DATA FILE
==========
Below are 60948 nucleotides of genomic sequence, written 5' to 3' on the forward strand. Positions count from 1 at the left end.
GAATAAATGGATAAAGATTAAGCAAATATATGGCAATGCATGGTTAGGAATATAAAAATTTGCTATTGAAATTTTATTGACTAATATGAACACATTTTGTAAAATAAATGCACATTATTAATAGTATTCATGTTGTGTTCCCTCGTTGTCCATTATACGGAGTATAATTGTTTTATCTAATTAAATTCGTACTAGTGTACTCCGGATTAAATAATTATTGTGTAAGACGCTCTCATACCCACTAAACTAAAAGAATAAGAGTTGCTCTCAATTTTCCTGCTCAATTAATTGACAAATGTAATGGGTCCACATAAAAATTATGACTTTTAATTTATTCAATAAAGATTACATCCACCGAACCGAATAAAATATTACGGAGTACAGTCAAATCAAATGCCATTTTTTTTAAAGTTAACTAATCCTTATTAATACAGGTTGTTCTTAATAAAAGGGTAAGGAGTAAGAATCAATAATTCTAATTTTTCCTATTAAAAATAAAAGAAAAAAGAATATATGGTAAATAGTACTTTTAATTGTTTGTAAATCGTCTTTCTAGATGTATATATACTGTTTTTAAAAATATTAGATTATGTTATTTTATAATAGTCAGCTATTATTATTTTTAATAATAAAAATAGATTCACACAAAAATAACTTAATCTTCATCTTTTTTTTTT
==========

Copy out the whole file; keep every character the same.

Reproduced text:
Below are 60948 nucleotides of genomic sequence, written 5' to 3' on the forward strand. Positions count from 1 at the left end.
GAATAAATGGATAAAGATTAAGCAAATATATGGCAATGCATGGTTAGGAATATAAAAATTTGCTATTGAAATTTTATTGACTAATATGAACACATTTTGTAAAATAAATGCACATTATTAATAGTATTCATGTTGTGTTCCCTCGTTGTCCATTATACGGAGTATAATTGTTTTATCTAATTAAATTCGTACTAGTGTACTCCGGATTAAATAATTATTGTGTAAGACGCTCTCATACCCACTAAACTAAAAGAATAAGAGTTGCTCTCAATTTTCCTGCTCAATTAATTGACAAATGTAATGGGTCCACATAAAAATTATGACTTTTAATTTATTCAATAAAGATTACATCCACCGAACCGAATAAAATATTACGGAGTACAGTCAAATCAAATGCCATTTTTTTTAAAGTTAACTAATCCTTATTAATACAGGTTGTTCTTAATAAAAGGGTAAGGAGTAAGAATCAATAATTCTAATTTTTCCTATTAAAAATAAAAGAAAAAAGAATATATGGTAAATAGTACTTTTAATTGTTTGTAAATCGTCTTTCTAGATGTATATATACTGTTTTTAAAAATATTAGATTATGTTATTTTATAATAGTCAGCTATTATTATTTTTAATAATAAAAATAGATTCACACAAAAATAACTTAATCTTCATCTTTTTTTTTT